Jeff Taylor calls heat loss “the invisible problem.” If you could see heat escaping from your house, you’d be more motivated to do something about it.
That was the idea behind MyHEAT.
Infrared cameras fly over a city in the middle of the night, street by street, to gather heat maps of each home.
“A super high-resolution thermal camera,” Taylor explained. “We mount it on the bottom of a turbo prop airplane and we fly back and forth across the city.”
The data for each home is extracted and standardized so that different homes and neighbourhoods can be compared. The information is posted in maps online, visually displaying how efficient – or not – each home is. You can even search for your exact address.
“It’s usually: ‘Wow, this is so cool! I didn’t know this,’ or, ‘I didn’t know I had heat leaking from here.’”
“Then as people dig deeper, they start asking questions,” Taylor said. “‘Why is this part of my house seem to be leaking more heat than this part?’”
The detail is so precise you can see which areas of your home are leaking heat. The most common offenders? Around doors and windows and through the attic.
“Windows and doors seem to be the biggest heat/cold loss of anything in the house,” home inspector Dan Merrell said. “And then of course, we found some missing insulation.”
Merrell was asked to inspect a home in St. Albert and used the MyHEAT thermal map as a guide.
“Some of the pot lights that were put in were not the proper lights to put into an attic space and they were leaking air into the attic space,” he explained.
“I know quite a bit about thermal imaging and I was trying to figure out why he [Taylor] was getting the images he was. I think we pretty much got it figured out where the heat’s coming from, how it’s getting into the attic.”
Taylor co-founded the business with chief science officer (and University of Calgary professor) Geoff Hay.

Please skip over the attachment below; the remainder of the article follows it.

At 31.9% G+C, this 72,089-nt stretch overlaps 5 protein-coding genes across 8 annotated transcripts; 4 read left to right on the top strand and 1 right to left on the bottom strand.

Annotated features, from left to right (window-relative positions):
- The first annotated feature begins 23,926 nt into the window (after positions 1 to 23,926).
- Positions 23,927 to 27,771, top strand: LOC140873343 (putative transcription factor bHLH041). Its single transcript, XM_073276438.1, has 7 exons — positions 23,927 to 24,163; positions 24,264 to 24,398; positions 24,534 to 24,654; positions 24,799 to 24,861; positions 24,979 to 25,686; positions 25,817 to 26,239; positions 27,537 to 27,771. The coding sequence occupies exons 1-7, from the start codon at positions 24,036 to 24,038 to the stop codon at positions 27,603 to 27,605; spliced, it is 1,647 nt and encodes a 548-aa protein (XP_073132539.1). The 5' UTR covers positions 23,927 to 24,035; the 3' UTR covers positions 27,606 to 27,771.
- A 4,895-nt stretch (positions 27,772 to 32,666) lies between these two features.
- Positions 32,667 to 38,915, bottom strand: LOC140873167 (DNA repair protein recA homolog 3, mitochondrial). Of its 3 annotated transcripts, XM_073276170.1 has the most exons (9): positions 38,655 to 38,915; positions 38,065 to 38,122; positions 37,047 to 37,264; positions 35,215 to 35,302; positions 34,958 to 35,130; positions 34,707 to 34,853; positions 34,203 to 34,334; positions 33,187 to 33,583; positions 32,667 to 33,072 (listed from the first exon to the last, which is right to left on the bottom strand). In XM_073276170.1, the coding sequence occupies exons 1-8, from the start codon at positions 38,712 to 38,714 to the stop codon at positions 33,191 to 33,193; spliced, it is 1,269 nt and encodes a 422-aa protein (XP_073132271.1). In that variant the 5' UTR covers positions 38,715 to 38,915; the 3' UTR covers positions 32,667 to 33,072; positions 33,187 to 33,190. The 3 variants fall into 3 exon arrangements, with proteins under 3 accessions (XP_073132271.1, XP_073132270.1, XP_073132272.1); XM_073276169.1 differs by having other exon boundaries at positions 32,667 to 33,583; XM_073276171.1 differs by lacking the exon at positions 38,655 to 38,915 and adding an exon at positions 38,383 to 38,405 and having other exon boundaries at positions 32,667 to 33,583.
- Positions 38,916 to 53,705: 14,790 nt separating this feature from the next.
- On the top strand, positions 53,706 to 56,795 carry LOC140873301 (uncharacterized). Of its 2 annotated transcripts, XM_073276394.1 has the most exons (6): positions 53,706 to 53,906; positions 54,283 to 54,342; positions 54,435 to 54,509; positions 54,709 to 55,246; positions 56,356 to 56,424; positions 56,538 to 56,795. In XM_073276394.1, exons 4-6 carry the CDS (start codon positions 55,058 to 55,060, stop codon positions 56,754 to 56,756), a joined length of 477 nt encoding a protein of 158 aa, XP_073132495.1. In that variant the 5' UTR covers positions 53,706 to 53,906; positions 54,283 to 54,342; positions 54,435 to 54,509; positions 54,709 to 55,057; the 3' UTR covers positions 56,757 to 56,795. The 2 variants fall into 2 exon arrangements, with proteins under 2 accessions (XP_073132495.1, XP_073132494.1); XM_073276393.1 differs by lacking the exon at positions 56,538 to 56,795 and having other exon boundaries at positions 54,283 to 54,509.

They have two goals: to get people thinking about home efficiency and to help them take action.
“Our first goal is just to get people to look at their house,” Taylor said.
“There’s been a number of studies done that when a homeowner sees a thermal image of their house, they’re much more likely to take action. It’s really to start the conversation around home energy efficiency.”
READ MORE: 4 ways to make your home smarter
Anita Johnson’s home in St. Albert was given a Heat Score of five out of a possible 10. A lower score means that the house loses less energy, so her’s has moderate heat loss.
“I learned lots actually,” she said. “Some of the things I was expecting were totally spot on and then other things were very unexpected. Pot lights were probably at the top of the list.”
Johnson said, based on the heat map and the home inspection, she’s “definitely” going to make some changes.
“We already knew that the windows needed to be replaced, with it being an older home… but seeing some of these other things that came up and that they were smaller issues – a lot of heat was escaping but smaller things that you can do in order to fix it – those will be first on the list.”
When you click on the thermal image of your home, the website also suggests some ways to improve efficiency. There are small options – like adding weather stripping, caulking or additional insulation – and more major retrofits.
The experts agree even small changes will save energy and money down the road.
“There’s a big difference in utility costs between a home that has been tightened up, caulked up and sealed up compared to a home that hasn’t had that yet,” Merrell said.
In order to fund the project, MyHEAT received money from companies that sell home efficiency products and services (like Home Depot, Atco and Mike Holmes Inspections). While Taylor would love to see Albertans upgrading their homes, just making homeowners more aware is a great step.
“It’s really a conversation starter,” he said. “When we’re looking at the homeowner, that’s what we want to do: get them thinking and get them engaged around home energy efficiency.”
MyHEAT has already mapped the following cities:
It has collected data for the following cities: